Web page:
High blood pressure or hypertension is one of the most common and important cardiovascular risk factors. It is sometimes labeled a “silent killer” because hypertension normally does not cause any alarming symptoms, but over time can lead to a significant damage. In England, 30% people suffer from high blood pressure and many of them are unaware of any problem. The patients with hypertension are at high risk of heart attack or stroke if left untreated. Everybody should therefore get their blood pressure checked at least every five years or during any GP consultation.
Some people have high blood pressure readings only in hospital or GP surgery due to stress and anxiety and their blood pressure taken at home is perfectly within limits; this is called 'white-coat hypertension' (even if not many doctors wear white coats nowadays!) The gold standard diagnostic test is therefore 24-hour blood pressure monitoring or home blood pressure monitoring which eliminates the stress due to medical environment.
If blood pressure is high, the heart has to pump harder to overcome the resistance which leads over time to thickening of the heart muscle (LVH, left ventricular hypertrophy) that can be diagnosed with ECG or echocardiogram. Arteries in the body often develop atherosclerosis which contributes to elevated risk of heart attack, stroke, kidney disease and many other conditions.
Blood pressure measurements are given as two figures: systolic blood pressure and diastolic blood pressure. Systolic blood pressure indicates the pressure taken at the point when the heart contracts to pump the blood into the arteries and diastolic blood pressure indicates the pressure when the heart relaxes. Blood pressure is measured in millimeters of mercury (mmHg). When you hear from your doctor that your blood pressure is e.g. 130/80 mmHg, it means your systolic blood pressure is 130 mmHg and the diastolic blood pressure is 80 mmHg. High blood pressure refers to the reading 140/90 mmHg or above.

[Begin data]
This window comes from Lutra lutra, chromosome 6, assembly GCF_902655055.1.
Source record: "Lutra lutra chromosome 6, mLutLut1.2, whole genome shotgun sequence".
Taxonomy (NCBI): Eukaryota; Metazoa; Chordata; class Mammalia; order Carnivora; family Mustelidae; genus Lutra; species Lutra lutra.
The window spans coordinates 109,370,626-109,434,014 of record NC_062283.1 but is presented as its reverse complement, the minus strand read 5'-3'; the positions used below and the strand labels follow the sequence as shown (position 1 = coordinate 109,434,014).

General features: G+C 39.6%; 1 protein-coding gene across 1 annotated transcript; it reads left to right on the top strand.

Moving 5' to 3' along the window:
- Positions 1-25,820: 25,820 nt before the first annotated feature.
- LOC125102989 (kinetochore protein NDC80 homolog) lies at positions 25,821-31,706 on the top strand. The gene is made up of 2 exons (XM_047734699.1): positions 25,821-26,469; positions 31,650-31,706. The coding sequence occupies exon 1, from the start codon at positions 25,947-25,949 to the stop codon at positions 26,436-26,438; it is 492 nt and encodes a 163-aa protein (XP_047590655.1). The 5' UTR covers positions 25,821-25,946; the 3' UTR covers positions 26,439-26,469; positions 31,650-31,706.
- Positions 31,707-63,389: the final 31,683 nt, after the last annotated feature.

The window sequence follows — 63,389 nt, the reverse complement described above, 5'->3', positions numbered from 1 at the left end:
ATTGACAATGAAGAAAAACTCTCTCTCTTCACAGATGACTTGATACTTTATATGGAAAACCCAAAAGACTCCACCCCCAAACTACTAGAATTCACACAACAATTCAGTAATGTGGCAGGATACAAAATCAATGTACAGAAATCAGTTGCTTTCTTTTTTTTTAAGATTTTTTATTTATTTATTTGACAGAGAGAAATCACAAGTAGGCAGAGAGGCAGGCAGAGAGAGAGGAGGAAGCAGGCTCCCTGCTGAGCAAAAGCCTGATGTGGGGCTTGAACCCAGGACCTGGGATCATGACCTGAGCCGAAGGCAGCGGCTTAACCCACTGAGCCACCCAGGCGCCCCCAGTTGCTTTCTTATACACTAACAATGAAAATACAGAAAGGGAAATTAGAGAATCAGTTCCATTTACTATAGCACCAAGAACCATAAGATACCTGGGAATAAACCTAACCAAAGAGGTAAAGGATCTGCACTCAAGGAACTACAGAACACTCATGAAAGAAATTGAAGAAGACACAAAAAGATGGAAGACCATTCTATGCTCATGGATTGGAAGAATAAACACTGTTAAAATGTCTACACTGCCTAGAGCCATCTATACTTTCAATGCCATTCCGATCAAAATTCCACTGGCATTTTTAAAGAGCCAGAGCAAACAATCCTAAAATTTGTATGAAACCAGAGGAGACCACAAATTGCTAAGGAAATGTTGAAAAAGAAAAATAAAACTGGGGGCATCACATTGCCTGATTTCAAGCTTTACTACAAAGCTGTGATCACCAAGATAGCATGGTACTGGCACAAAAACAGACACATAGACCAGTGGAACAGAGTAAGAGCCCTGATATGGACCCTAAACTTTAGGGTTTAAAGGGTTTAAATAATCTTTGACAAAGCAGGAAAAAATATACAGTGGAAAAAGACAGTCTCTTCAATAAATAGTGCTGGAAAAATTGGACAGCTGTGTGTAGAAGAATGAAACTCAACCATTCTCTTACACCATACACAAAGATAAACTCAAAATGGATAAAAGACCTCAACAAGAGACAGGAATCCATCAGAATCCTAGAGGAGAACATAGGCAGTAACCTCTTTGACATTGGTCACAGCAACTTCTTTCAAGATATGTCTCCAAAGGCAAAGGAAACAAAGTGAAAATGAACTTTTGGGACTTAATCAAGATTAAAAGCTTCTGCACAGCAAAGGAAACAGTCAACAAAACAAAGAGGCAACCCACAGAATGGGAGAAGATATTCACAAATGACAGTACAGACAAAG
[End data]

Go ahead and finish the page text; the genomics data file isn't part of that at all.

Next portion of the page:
The risk of high blood pressure increases with the advancing age, obesity, smoking, stress, African or Caribbean descent, family history of hypertension, diet high in salt and poor in fruits and vegetables, alcohol excess, lack of physical activity and diabetes mellitus. If you have one or more of the above conditions, try to modify your lifestyle to prevent the development of high blood pressure. You should also get your blood pressure checked more often than the standard 5 year interval.
There are many things you can do to prevent the onset of high blood pressure:
If you have been diagnosed with hypertension, your GP or consultant will advise you to modify your lifestyle and to take medicines if appropriate. The most common classes of antihypertensives are ACE inhibitors (lisinopril, perindopril, ramipril), calcium channel blockers (amlodipine, felodipine, diltiazem) and diuretics (indapamide, bendroflumethiazide).